The young text book dietitian seems hardly aware that food taken with displeasure does no good to the system while what is eaten in a happy frame of mind is beneficial to the person.

Neither does she seem to know there are different categories of patients. Those who are scared and having fear of death who will eat the most unpalatable food if it is the only thing good for them; and there are those independent type who have the dare devil attitude to reject such food even under threat of death. The psychology of the patient should best be considered.

Rebellious

In our home, and our  family are usually, the rebellious, defiant ones who'll brave anything in the world to have their way. I belong to the latter category of patients. I get a devilish delight in eating just what is denied me - I will survive - I know.

This element potassium is so vicious that at the slightest opportunity it will throttle the patient.

This monster of an element is around to devour helpless patients. Aren't there any valiant knights among the medical staff to vanquish this menacing dragon of an element potassium and save the poor patients in distress?

I hope by this time you would have guessed the vicious  element - also called element  'k' is for potassium - that is the dreaded chemical that plays havoc in a patient's system and life.

And so the diet chart is hanging on the wall facing me, like the Sword of Damocles warning me of the potassium that hints on the transience of good health and life itself.

- Thilaka

 


Improving the quality of care for women

By Fathima Razik

The Sri Lanka College of Obstetricians and Gynaecologists (SLCOG) has as its mission for the year 2008 to 'Improve the quality of care for women,' declared by its 22nd president - Dr. Rohana Haththotuwa, consultant obstetrician and gynaecologist, and chairman, Ninewells CARE Mother and Baby Hospital. He is also the chairman, Reproductive and Endocrinology Committee of the AOFOG and treasurer South Asian Federation of Obstetrics and Gynaecology.

The new president was inducted by the outgoing president, Dr. Lakshman Senanayake on January 13. President, Royal College of Obstetricians and Gynaecologists, and Professor and Head, St. George Hospital and Medical School, London, Professor S. Arulkumaran was the chief guest on the occasion.

'Why is it deemed necessary to focus on improving the quality of care?' was the question posed to Dr. Haththotuwa.

Commenting, he said that the definitions of quality have been defined as: 'The quality of technical care is the application of medical science and technology in a way that maximises its benefits for health without increasing its risks,' and '.the proper performance - according to standards of interventions known to be safe, affordable to society, and that have the capacity to produce an impact on mortality, morbidity, disability and malnutrition.'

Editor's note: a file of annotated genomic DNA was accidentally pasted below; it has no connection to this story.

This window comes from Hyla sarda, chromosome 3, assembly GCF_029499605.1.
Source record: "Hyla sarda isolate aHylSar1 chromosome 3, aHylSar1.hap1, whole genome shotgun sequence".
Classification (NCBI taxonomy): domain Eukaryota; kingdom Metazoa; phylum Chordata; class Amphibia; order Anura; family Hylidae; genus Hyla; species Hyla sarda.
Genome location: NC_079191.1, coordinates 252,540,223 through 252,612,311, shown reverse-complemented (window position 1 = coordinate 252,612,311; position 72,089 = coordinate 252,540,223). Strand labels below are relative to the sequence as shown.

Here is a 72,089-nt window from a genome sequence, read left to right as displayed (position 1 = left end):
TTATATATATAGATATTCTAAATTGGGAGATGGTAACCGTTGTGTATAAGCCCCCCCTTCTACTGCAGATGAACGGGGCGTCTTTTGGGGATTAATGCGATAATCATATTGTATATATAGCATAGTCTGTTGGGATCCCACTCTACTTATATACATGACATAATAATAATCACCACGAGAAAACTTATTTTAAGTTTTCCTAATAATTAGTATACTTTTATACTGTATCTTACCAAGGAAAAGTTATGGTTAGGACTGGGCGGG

Explaining the reasons, Dr. Haththotuwa said that developing countries tend to concentrate on caring for the large numbers of patients who seek treatment and in Sri Lanka we need to improve on the existing quality of the care provided to mothers and babies. "Quality is considered expensive but we need to meet the demand for quality care that patients expect," he said. The benefits of quality care are the health status, quality of life and patient satisfaction among other benefits. The social and economic benefits would include the most efficient use of resources and also a higher national economic growth.

Elements of quality of care include access to care, broad range of appropriate technologies, counselling and information to meet the needs of patients, technically competent service delivery, respectful interpersonal relations, appropriate follow-up and provide or offer links to RH services.

To the question, 'What can SLCOG do to improve quality of care?' Dr. Haththotuwa, replying, said that he firmly believed SLCOG could play the following roles in improving quality - that is in advocacy, training, continuing professional education, setting standards of care, monitoring and supporting supervision, partnership with other professionals and in regulation and accreditation (an area which needs further discussion).

Elaborating on a few areas he said that Sri Lanka should be proud that we have the lowest maternal mortality rate in the South Asian region. But this masks the high maternal mortality rate in certain districts like Nuwara Eliya. So we need to concentrate more in these areas to improve the health services provided.

Also post partum haemorrhage continues to be the leading cause of maternal deaths. In this regard he stressed that we should introduce drugs such as Mesoprostol which is very effective and easy to use in controlling PPH. Dr. Haththotuwa also highlighted the need to reduce  preventable deaths due to unsafe abortions. During the last 10 years it has been the third highest cause of maternal deaths in Sri Lanka.

As indirect causes of maternal deaths account for about one fourth of the deaths he said that we should seriously consider sub-speciality training for obstetricians in medical disorders complicating pregnancy.

Concluding Dr. Haththotuwa said that he firmly believed that SLCOG should aim to ensure high quality care for patients by improving standards and influencing policy and practice in modern medicine. The college must sets standards for clinical practice, define and monitor medical education and training programmes for postgraduates, support doctors in their practice of the specialty, and advises the government, public and the profession on healthcare issues.